Stephen White on September 5, 2005 10:00 AM EST writes:
A few facts might help readers evaluate this essay.
I have been a member of the commission on Ministry in the Diocese of New Jersey for five years. I cannot comment on this author’s experiences specifically, but I can say a few things in general about the process in this diocese.
First, I have seen many young people come through the process without a hitch. Several of them are now ordained and others are still in seminary.
I can think of two recent cases of people who have been asked to wait a year, have done the work they were asked to do – therapeutic or otherwise – and have grown enormously as a result. Each of these people acknowledged that they did not like the decision that had been made but they came to realize that it was the right one for them and thanked us. Some may say “Well, of course they said that – they had to “brown nose” and play the game to get through.” I can only respond that these two people were as sincere as could be in thanking us.
The statement by the author “Apparently 98.5 percent of those tested by my Freudian inquisitor are prescribed therapy for various issues.’” does not square with my experience on this Commission. A more accurate figure would be about 25%.
A thoughtful reader will realize that this author –and anyone who has had a negative experience of the ordination process – only gives her version of a very complex story and that those with alternative versions are constrained from responding with specific facts.
I want to say a word in response to the author’s assertion that the process in the Diocese of New Jersey has been “hijacked” by a therapist. The fact is that decisions of the Commission on Ministry in the Diocese of New Jersey are based on interviews of the person by the Commission and our direct experiences of that person. The Commission does not have access to the psychological report for any candidate and the results are never discussed – even in general terms – with the Commission. Only the Bishop has that information. The Commission makes its recommendation to the Bishop independently of the psychological report and in almost all cases it coincides with the Bishop’s final decision.
You would not know it from this essay or from most of the comments it received, but the fact is that there are those who actually have a pretty easy time going through the process. These are the people who are willing to engage in some prayerful and thoughtful self-examination. This does not mean that only the compliant get through the process and the resistant do not; far from it. But the church knows from bitter experience that it is healthiest when its priests have the capacity for self examination.
On a personal note I can that say it is always – always! – heartbreaking when the Commission feels compelled to vote to delay or turn down a person seeking ordination. When someone feels called to the priesthood it is not much of a comfort to be told that every baptized person can exercise a ministry in the church – most without being ordained. I myself, and most others on the Commission, have shed tears on those rare – yes rare – occasions when we have had to say “wait” or, worse yet “no” when the candidate expects to be told “yes.”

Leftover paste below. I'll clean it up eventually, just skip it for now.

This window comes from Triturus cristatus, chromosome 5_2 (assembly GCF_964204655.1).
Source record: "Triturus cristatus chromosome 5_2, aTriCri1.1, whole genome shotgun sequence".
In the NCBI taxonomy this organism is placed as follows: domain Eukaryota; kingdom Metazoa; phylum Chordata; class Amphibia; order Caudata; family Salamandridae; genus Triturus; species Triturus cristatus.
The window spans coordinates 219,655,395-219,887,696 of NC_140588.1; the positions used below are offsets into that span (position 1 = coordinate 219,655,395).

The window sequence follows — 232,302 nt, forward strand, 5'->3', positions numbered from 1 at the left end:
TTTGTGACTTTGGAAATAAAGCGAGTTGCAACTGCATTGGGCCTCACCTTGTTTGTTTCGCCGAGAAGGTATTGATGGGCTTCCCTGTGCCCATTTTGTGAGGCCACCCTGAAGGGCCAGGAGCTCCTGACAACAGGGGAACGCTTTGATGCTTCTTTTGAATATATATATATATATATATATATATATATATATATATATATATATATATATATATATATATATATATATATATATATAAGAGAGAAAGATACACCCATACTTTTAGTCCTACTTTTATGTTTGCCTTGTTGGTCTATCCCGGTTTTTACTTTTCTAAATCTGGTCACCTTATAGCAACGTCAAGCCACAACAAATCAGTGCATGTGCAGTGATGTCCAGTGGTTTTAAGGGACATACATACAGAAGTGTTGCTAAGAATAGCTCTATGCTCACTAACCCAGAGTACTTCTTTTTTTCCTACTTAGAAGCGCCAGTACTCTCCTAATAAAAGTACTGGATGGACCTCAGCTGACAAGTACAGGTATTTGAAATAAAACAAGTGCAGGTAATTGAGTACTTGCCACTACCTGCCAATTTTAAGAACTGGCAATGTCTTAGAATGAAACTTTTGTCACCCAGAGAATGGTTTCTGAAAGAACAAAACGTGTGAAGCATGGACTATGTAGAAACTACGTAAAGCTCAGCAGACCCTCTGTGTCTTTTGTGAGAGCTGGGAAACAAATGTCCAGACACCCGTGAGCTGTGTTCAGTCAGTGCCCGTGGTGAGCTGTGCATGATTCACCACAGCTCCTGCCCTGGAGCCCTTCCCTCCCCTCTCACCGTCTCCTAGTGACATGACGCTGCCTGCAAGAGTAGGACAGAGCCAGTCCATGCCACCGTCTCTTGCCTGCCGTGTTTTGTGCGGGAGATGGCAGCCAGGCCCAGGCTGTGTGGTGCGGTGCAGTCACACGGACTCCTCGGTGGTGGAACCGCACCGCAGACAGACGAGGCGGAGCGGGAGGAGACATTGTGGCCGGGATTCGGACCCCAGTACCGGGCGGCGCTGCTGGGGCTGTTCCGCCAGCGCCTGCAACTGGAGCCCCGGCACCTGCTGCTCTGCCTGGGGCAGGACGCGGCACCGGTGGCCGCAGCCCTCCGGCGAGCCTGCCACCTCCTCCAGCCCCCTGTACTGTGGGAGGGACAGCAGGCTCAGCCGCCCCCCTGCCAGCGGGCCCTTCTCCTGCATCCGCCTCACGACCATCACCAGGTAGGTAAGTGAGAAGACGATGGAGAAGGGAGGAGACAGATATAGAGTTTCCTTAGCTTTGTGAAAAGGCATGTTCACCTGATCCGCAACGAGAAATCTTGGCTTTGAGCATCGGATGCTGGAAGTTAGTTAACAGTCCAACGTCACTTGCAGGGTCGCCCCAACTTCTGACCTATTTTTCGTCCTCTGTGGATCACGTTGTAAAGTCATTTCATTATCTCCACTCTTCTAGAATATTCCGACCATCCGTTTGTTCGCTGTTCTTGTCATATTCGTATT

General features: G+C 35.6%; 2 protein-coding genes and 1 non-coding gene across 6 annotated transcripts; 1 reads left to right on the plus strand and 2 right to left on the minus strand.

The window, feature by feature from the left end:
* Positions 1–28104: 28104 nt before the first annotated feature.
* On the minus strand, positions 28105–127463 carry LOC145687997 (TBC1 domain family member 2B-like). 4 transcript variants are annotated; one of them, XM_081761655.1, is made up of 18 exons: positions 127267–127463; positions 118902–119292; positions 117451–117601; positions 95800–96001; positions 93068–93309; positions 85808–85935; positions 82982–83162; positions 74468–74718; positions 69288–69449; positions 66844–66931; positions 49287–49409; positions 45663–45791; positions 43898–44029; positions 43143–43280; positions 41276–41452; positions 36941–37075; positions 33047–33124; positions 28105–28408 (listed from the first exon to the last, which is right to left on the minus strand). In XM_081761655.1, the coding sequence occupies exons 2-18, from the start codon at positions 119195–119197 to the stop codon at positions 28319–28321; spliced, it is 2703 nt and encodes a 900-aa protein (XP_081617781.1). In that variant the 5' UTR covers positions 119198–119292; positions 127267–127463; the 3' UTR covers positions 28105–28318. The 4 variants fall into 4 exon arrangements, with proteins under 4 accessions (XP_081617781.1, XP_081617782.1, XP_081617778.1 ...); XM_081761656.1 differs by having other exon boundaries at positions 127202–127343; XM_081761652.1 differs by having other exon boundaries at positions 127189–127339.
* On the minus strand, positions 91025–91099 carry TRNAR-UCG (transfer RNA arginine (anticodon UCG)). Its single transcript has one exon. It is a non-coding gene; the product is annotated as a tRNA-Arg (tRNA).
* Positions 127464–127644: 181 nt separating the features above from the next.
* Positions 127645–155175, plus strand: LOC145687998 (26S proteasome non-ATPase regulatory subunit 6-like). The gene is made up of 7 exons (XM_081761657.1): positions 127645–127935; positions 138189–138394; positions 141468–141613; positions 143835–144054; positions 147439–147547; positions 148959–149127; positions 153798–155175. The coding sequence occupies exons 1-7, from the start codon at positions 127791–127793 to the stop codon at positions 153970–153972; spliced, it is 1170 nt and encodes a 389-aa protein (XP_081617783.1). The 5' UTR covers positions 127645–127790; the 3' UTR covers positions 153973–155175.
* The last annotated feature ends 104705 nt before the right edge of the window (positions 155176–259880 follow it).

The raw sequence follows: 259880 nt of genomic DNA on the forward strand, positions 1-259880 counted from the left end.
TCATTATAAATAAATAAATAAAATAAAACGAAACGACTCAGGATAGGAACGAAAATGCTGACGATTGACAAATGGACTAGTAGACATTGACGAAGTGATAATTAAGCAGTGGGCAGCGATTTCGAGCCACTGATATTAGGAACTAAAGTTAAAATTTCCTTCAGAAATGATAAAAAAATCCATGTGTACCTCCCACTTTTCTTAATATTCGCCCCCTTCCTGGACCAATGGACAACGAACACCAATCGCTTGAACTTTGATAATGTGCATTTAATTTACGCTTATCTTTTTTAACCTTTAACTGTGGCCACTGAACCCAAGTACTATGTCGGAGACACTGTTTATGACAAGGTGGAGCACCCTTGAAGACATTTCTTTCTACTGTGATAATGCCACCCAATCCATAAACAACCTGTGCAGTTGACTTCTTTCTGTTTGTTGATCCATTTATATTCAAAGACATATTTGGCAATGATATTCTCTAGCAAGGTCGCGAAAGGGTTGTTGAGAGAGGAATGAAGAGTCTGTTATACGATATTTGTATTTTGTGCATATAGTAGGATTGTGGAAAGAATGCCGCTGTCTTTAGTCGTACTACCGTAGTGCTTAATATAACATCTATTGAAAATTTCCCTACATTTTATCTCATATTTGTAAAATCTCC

The Diocese of New Jersey has worked very hard in the last several years to streamline and simplify the process toward ordination. Does anyone truly believe that everyone is fit for ordained ministry? And if not, then how are we do discern who is and who is not? Such discernment could never be perfect, for we are only humans trying to do God’s work as best we can. But I can say that the process in this Diocese works as well as anyone could expect.
john p on August 31, 2005 07:24 PM EST writes:
the episcopal church has been in denial about the process for years. I went through 4 bishops in five years with each having his own little way of being involved in the process. my mentor kept saying "pay the ren.t" it became such an unholy process that all of the joy of ministry was sucked out of me.I left teh denomination after 40 years and now am very happy in a non-episcopal environment in which i am thriving. the Episcopal church survives due to its maintaing the "iron rule of oligarchy." This is a dictim that states that those within an organizational hierachy will go against the will of the majority to maintain the organization.The hubris of newly elected bishops as they attempt to become shephards is cruel and un-Christian. The uneducated lay people on the COMs are unexcuseably ignorant and their votes determine your path and call.
Kristina Robb-Dover on August 31, 2005 02:32 PM EST writes:
Chuck: Now I remember you. Thanks for the reminder.
Regarding your comment: I am not sure whether or not God is "in the process," as you put it. I am more sure that God reveals God's Self in Scripture. Our irresolvable differences may chalk up to the fact that you're taking a more Catholic view, ceding as much authority to church as processes as to the Word of God, whereas my more Reformed sensibilities will not let me do that. Fortunately, we don't have to agree, and the church is big enough to accommodate our differences!